In between all this driving, I spent an hour at the home with Godmother Betty, watching Mum eat half a bowl of cornflakes very slowly and drink half a mug of tea even more slowly. A shrill alarm sounded constantly. That’s when someone in one of the rooms has tried to get out of bed. There are alarms under the carpets. The carers ignored it. The other old folks ignored it. The home’s enormous tabby-cat ignored it, waiting for a triangle of sun to get round to his spot on the carpet. Luckily Mum is stone deaf.

And tomorrow I start training for a new job, back in that far distant town, which means I’ve got to get up at five in the morning for the next four weeks, and probably won’t get back till seven in the evening.

Ah well. Onwards and upwards!


* The Ballad of Barry and Freda: Victoria Wood

Dead People Who Would Have Been Bloggers

I’m not suggesting that to paint a bison on a wall, or blow coloured powder through your fingers to make your hand-print on a cave wall is the equivalent of blogging – communication, yes; symbolism, yes but for blogging you do need words. However, words have been around for a long time, and as long as they have been around there have been people who wanted to… just update you on their Daily Doings, on their Thoughts, people who just had a weird idea or two and found some sort of pleasure in putting it out there… see if there was any reaction.

These individuals were not necessarily novelists. Writing a novel is a specialised, long-term project and requires a lot of sterling qualities that bloggers may or may not be somewhat deficient in – gritty determination; staying power; that passionate, obsessive attention to detail; that ability to remember who in God’s name Catherine Earnshaw is and why there need to be two Catherine’s in one book; that ability to keep going day after day, pushing that knot towards the invisible end of that invisible piece of string, building that wall whilst standing two inches away from it, telling the joke for which there may well turn out never to have been a punchline; wading on through that dark, dark treacle when one’s novel sinks into its inevitable Soggy Bottom – or rather it’s Soggy Middle.

I’m not like that, fellow bloggers. Maybe you are – in which case why are you wasting your time on this frippery? Wamble off somewhere and pen that novel. Get thee to a nunnery, why woulds’t thou be a breeder of sinners?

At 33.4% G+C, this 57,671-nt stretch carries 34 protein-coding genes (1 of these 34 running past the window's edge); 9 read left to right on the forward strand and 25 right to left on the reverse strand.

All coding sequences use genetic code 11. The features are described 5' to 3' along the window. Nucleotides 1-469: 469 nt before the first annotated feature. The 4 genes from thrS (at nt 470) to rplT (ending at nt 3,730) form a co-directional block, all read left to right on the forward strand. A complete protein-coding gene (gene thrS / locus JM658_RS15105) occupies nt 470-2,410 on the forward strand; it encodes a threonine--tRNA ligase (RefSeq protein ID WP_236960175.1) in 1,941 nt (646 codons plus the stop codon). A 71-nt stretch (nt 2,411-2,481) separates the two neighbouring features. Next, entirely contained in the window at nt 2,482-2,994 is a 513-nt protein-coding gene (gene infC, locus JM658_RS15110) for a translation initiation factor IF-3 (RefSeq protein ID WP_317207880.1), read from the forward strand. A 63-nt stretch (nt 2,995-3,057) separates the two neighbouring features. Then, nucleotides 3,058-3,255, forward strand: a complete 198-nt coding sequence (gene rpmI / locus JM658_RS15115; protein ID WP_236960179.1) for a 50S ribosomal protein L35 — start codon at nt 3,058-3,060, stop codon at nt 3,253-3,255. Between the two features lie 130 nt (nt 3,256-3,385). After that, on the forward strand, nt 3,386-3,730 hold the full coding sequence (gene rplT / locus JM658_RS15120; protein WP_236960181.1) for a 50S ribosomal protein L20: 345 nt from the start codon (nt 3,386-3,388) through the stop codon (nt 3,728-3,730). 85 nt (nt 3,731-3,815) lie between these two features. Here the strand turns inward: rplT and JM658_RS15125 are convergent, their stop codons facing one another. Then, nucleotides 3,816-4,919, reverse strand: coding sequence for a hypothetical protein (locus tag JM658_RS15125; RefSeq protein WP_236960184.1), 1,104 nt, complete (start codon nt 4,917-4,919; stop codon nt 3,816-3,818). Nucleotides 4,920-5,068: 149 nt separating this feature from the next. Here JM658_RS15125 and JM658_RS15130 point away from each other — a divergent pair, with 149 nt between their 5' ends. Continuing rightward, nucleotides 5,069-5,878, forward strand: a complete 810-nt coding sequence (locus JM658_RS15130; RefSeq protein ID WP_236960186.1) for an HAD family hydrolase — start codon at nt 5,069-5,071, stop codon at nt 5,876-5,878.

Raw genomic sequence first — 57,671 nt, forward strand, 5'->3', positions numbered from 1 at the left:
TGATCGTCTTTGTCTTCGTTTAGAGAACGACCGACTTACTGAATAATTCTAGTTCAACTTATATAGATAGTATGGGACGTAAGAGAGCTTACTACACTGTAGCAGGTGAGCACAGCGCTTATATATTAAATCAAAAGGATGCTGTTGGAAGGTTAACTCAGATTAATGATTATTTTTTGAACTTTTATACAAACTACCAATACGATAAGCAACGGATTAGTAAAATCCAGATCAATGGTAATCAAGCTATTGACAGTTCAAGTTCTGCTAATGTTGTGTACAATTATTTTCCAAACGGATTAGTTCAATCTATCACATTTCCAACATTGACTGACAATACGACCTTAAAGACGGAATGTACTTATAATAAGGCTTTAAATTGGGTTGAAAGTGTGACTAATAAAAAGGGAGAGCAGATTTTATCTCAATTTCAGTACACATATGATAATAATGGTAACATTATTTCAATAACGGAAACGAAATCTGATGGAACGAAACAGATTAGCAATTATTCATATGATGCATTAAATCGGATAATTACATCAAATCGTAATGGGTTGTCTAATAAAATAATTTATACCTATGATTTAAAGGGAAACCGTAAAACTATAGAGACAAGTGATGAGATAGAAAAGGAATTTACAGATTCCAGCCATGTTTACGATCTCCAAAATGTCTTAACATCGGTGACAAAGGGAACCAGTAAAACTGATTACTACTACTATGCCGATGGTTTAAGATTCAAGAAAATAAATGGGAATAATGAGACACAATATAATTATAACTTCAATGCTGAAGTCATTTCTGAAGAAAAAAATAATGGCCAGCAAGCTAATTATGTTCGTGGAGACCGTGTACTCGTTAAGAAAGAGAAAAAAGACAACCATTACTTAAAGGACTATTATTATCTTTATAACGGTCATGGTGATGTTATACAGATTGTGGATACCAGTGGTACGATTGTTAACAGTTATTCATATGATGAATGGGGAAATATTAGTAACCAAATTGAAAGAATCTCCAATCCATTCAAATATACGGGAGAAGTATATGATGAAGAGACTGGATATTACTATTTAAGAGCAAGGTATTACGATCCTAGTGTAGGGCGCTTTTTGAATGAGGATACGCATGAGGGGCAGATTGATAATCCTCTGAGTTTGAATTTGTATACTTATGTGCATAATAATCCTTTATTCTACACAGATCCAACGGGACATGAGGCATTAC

All through history there have been people who have something to say – sometimes frivolous but equally often unique, subtle, interesting, humorous; people who wanted to gossip rather than lecture; people who just wanted to say, hey, what do you think about this? In the past those people did blog, they just didn’t call it that, and they used whatever medium came to hand. In Ancient Rome Lucius Annaeus Seneca, Stoic philosopher, statesman, dramatist, tutor and advisor to the truly horrible Emperor Nero, wrote letters.


Except that they weren’t really letters. His one hundred and twenty-four were formally addressed to a friend, a distant student, but whether or not such student actually existed – is unimportant. The Letters were Seneca’s way of talking to the world. Give him a computer, he would have blogged.

Diarist Samuel Pepys would probably have blogged. He eventually had to give up diarising because of his eyesight. He was afraid that having to write, with an inkpot and quill pen, by candlelight, was damaging it further. However, he might well have blogged in his own private code, based on the well-known (in those days) Shelton’s Shorthand, plus Spanish, Italian and French, since the grown-up stuff was interspersed with quite a lot of saucy stuff about maids and mistresses that he that wouldn’t have wanted his wife to read, also a lot of stuff about his wife that she probably wouldn’t have wanted other people to know.


For example (skip this bit, children):

“… and did tocar mi cosa con su mano [ touch my thing with her hand] through my chemise but yet so as to hazer me hazer la grande cosa ” [make me make the great thing (orgasm)]